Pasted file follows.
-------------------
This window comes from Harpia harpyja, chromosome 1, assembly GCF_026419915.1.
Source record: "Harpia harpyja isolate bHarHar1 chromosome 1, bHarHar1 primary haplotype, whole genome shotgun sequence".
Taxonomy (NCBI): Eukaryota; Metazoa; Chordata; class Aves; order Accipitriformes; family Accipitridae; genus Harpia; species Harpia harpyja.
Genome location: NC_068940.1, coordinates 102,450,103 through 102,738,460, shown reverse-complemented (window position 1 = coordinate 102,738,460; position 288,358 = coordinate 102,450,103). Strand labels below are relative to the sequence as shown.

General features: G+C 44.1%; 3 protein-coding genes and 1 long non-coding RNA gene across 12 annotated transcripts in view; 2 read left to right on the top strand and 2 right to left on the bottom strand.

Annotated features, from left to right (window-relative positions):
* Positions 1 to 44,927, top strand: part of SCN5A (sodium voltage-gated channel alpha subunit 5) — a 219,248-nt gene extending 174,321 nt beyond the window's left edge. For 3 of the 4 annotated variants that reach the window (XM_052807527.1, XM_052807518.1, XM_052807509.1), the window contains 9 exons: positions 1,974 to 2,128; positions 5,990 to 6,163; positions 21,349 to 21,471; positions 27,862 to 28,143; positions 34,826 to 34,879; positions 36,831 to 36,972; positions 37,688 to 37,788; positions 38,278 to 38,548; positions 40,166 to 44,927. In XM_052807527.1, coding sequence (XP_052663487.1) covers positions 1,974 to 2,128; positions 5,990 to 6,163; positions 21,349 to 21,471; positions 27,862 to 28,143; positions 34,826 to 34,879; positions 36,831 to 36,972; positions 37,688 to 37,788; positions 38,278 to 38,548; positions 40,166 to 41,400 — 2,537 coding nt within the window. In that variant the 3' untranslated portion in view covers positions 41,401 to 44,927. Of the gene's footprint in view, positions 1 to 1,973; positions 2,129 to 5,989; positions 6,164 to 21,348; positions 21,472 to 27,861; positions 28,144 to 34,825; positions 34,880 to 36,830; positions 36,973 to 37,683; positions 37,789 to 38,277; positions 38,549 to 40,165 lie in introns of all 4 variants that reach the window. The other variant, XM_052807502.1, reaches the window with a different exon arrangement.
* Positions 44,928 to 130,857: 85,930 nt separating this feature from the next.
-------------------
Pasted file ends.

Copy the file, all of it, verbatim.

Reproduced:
This window comes from Harpia harpyja, chromosome 1, assembly GCF_026419915.1.
Source record: "Harpia harpyja isolate bHarHar1 chromosome 1, bHarHar1 primary haplotype, whole genome shotgun sequence".
Taxonomy (NCBI): Eukaryota; Metazoa; Chordata; class Aves; order Accipitriformes; family Accipitridae; genus Harpia; species Harpia harpyja.
Genome location: NC_068940.1, coordinates 102,450,103 through 102,738,460, shown reverse-complemented (window position 1 = coordinate 102,738,460; position 288,358 = coordinate 102,450,103). Strand labels below are relative to the sequence as shown.

General features: G+C 44.1%; 3 protein-coding genes and 1 long non-coding RNA gene across 12 annotated transcripts in view; 2 read left to right on the top strand and 2 right to left on the bottom strand.

Annotated features, from left to right (window-relative positions):
* Positions 1 to 44,927, top strand: part of SCN5A (sodium voltage-gated channel alpha subunit 5) — a 219,248-nt gene extending 174,321 nt beyond the window's left edge. For 3 of the 4 annotated variants that reach the window (XM_052807527.1, XM_052807518.1, XM_052807509.1), the window contains 9 exons: positions 1,974 to 2,128; positions 5,990 to 6,163; positions 21,349 to 21,471; positions 27,862 to 28,143; positions 34,826 to 34,879; positions 36,831 to 36,972; positions 37,688 to 37,788; positions 38,278 to 38,548; positions 40,166 to 44,927. In XM_052807527.1, coding sequence (XP_052663487.1) covers positions 1,974 to 2,128; positions 5,990 to 6,163; positions 21,349 to 21,471; positions 27,862 to 28,143; positions 34,826 to 34,879; positions 36,831 to 36,972; positions 37,688 to 37,788; positions 38,278 to 38,548; positions 40,166 to 41,400 — 2,537 coding nt within the window. In that variant the 3' untranslated portion in view covers positions 41,401 to 44,927. Of the gene's footprint in view, positions 1 to 1,973; positions 2,129 to 5,989; positions 6,164 to 21,348; positions 21,472 to 27,861; positions 28,144 to 34,825; positions 34,880 to 36,830; positions 36,973 to 37,683; positions 37,789 to 38,277; positions 38,549 to 40,165 lie in introns of all 4 variants that reach the window. The other variant, XM_052807502.1, reaches the window with a different exon arrangement.
* Positions 44,928 to 130,857: 85,930 nt separating this feature from the next.